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Pennachio v. Hermitage Insurance Co.

Supreme Corut, New York

July 17, 2013


Unpublished Opinion

Submition Date 3/27/13

For plaintiff: Harry A. Cumins, Esq. Wilkofsky, Friedman, et al.

For defendant: Joshua L. Seltzer, Esq. Law Office of Max W. Gershweir



By notice of motion dated April 25, 2012, defendant moves pursuant to CPLR 3212 for an order dismissing the complaint. Plaintiff opposes.


Plaintiff owns a commercial property in Staten Island, and at some unspecified time, defendant issued to him an insurance policy covering damage to the property and loss of business income. (EFD 16). Sometime before April 20, 2010, defendant issued to plaintiff a renewal of the policy providing, inter alia, that it may be cancelled for nonpayment of the premium, and that defendant will "mail or deliver [its] notice of cancellation to the address shown on the policy" 15 days before the effective date of cancellation. (EFD 23). The renewal policy contains a clause providing that mortgagees may recover for loss sustained as a result of damage to the property, and that if the policy is cancelled for nonpayment of the premium, defendant will provide them with at least 10 days' written notice. (Id.).

On April 20, 2010, defendant mailed to plaintiff an invoice reflecting that his first payment was due on or before May 15, 2010 to "avoid cancellation of the policy." (Id.). Defendant received no payment, and on May 21, 2010, as reflected in an affidavit of mailing of that date, it mailed to plaintiff and his insurance broker, Nicholas Miraglia, a notice of cancellation indicating that the policy would be cancelled effective June 10, 2010 unless plaintiff paid the premium on or before that date. (EFD 19, 25). Plaintiff failed to do so, and on June 11, 2010, defendant mailed to plaintiff and Miraglia a confirmation of cancellation. (Id.).

On June 29, 2010, Miraglia sent by facsimile transmission a letter to Trans World Facilities (Trans World), an insurance broker that served as an intermediary between defendant and its insureds, reflecting that plaintiffs address had changed. (Id.). On July 7, 2010, defendant issued an endorsement altering the policy to reflect plaintiffs new address and mailed to both his old and new addresses an invoice advising that the policy had been cancelled on June 10, 2010 and that payment of the premium would not result in reinstatement of the policy. (Id.). Thereafter, the policy was never reinstated. (EFD 22).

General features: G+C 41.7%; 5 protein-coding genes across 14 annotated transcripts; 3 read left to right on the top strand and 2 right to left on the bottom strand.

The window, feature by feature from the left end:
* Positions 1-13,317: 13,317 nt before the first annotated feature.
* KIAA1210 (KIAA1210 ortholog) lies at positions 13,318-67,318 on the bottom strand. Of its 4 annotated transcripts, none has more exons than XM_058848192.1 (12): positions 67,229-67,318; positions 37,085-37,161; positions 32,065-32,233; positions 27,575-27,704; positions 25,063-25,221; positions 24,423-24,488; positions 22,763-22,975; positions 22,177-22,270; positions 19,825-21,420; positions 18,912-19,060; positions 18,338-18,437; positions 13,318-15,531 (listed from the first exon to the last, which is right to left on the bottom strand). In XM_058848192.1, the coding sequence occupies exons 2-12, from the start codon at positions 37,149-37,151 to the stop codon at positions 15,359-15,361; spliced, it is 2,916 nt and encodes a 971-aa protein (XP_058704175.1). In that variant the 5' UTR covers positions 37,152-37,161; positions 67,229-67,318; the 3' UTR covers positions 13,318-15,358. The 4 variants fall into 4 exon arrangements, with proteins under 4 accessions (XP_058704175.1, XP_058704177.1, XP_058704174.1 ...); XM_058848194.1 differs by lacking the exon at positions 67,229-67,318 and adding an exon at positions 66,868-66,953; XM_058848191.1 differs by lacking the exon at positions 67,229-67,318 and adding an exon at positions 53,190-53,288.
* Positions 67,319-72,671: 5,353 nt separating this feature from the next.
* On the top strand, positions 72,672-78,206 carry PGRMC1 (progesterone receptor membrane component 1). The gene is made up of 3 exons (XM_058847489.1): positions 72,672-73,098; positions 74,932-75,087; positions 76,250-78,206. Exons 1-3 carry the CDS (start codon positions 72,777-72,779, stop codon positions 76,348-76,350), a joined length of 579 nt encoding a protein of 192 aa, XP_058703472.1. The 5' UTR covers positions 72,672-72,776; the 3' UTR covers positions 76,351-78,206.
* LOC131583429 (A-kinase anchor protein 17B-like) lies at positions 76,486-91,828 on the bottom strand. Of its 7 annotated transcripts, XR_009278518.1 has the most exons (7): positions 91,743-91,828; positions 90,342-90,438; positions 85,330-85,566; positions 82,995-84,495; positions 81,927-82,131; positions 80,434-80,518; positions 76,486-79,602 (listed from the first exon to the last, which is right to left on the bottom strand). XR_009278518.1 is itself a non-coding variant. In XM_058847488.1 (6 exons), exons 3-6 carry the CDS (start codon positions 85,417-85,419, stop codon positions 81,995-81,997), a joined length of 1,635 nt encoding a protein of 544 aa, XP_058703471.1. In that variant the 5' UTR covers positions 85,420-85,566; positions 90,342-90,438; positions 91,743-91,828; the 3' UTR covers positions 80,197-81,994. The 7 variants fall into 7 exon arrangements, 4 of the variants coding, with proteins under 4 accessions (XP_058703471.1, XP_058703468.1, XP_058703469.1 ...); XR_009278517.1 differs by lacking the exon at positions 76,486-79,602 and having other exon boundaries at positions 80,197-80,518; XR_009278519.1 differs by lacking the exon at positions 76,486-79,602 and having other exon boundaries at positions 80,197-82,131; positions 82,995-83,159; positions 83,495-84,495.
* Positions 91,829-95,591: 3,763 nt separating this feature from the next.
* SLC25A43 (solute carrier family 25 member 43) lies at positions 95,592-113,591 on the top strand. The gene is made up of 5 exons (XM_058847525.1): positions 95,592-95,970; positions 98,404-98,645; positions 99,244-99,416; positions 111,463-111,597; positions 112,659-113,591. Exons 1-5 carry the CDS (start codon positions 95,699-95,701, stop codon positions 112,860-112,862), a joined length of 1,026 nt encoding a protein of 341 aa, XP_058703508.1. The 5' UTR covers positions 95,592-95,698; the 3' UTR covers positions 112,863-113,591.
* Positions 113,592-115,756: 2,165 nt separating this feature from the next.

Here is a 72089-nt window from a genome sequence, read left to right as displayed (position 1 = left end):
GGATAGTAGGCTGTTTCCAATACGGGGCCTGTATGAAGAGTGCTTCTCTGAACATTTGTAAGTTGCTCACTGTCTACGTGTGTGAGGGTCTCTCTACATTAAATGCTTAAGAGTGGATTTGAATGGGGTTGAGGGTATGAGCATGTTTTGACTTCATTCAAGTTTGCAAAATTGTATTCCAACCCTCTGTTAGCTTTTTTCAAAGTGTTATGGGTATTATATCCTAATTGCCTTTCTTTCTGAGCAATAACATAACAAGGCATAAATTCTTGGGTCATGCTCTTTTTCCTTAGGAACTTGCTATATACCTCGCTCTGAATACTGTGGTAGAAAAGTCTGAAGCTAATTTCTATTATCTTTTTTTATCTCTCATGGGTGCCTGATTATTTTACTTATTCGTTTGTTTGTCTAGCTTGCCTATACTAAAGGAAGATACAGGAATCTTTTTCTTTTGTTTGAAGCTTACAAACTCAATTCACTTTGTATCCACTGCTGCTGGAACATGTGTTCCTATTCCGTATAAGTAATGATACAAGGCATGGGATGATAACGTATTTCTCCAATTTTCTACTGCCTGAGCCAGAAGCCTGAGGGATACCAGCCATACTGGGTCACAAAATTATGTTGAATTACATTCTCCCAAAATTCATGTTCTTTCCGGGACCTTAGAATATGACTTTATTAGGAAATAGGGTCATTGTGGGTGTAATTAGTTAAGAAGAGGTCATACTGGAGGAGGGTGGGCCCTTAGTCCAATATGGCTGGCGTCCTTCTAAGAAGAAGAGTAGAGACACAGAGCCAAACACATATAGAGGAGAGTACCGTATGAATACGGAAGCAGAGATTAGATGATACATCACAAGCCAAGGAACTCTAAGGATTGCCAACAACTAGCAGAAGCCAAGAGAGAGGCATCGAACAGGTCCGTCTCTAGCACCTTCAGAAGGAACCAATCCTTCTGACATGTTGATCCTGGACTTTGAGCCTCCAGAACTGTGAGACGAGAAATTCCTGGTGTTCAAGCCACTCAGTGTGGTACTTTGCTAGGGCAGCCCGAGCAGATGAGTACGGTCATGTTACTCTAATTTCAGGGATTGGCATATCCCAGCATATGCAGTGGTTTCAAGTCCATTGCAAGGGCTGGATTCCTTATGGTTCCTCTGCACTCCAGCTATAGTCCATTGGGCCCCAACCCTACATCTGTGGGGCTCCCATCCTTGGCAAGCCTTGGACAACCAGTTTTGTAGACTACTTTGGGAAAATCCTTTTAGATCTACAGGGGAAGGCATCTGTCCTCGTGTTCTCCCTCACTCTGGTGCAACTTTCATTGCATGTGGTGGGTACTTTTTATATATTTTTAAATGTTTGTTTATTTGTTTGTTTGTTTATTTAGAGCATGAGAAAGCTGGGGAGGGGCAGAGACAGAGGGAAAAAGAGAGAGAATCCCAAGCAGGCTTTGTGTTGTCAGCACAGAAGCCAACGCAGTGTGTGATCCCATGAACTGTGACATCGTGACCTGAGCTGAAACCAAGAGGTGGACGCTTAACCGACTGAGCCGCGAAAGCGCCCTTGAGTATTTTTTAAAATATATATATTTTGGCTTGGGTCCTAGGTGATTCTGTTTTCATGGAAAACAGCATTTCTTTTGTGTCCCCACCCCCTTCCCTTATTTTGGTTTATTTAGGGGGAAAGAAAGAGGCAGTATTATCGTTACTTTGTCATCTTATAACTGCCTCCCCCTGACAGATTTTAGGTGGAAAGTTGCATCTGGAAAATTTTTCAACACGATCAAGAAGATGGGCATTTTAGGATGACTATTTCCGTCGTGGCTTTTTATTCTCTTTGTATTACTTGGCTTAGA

On or about April 26, 2011, plaintiff commenced the instant action with the filing of a summons and verified complaint, alleging that on September 8, 2010, the property caught fire and sustained structural damage, resulting in the loss of business income. (EFD 17). He seeks insurance coverage for both. (Id.).

By affidavit dated March 19, 2012, Miraglia states that on June 1, 2010, he received a notice of cancellation of plaintiff s policy, that he called plaintiff immediately thereafter to inform him of it, and that he emailed plaintiff on June 18, 2010 advising of the cancellation. (EFD 20).

By affidavit dated March 21, 2012, Jonathan Gordon, Vice President of Trans World, states that Trans World first learned of plaintiff s new address from Miraglia's June 29, 2010 facsimile transmission and that he notified defendant of the change the same day. (EFD 16).

By affidavit of the same date, Ana Moreno, defendant's manager of operations, states that defendant maintains a list of mailed cancellation notices and an affidavit of mailing for each notice, and that the May 21, 2010 affidavit reflects that a cancellation notice was mailed to plaintiff at the address originally set forth in the policy. (EFD 24).

By affidavit dated May 21, 2012, Maria Gargiulo, Relationship Administrator in the Department of Commercial Lending of Santander Bank, mortgagee for the property, states that she performed a fruitless search of the bank's records for a notice of cancellation of the policy. (EFD 41).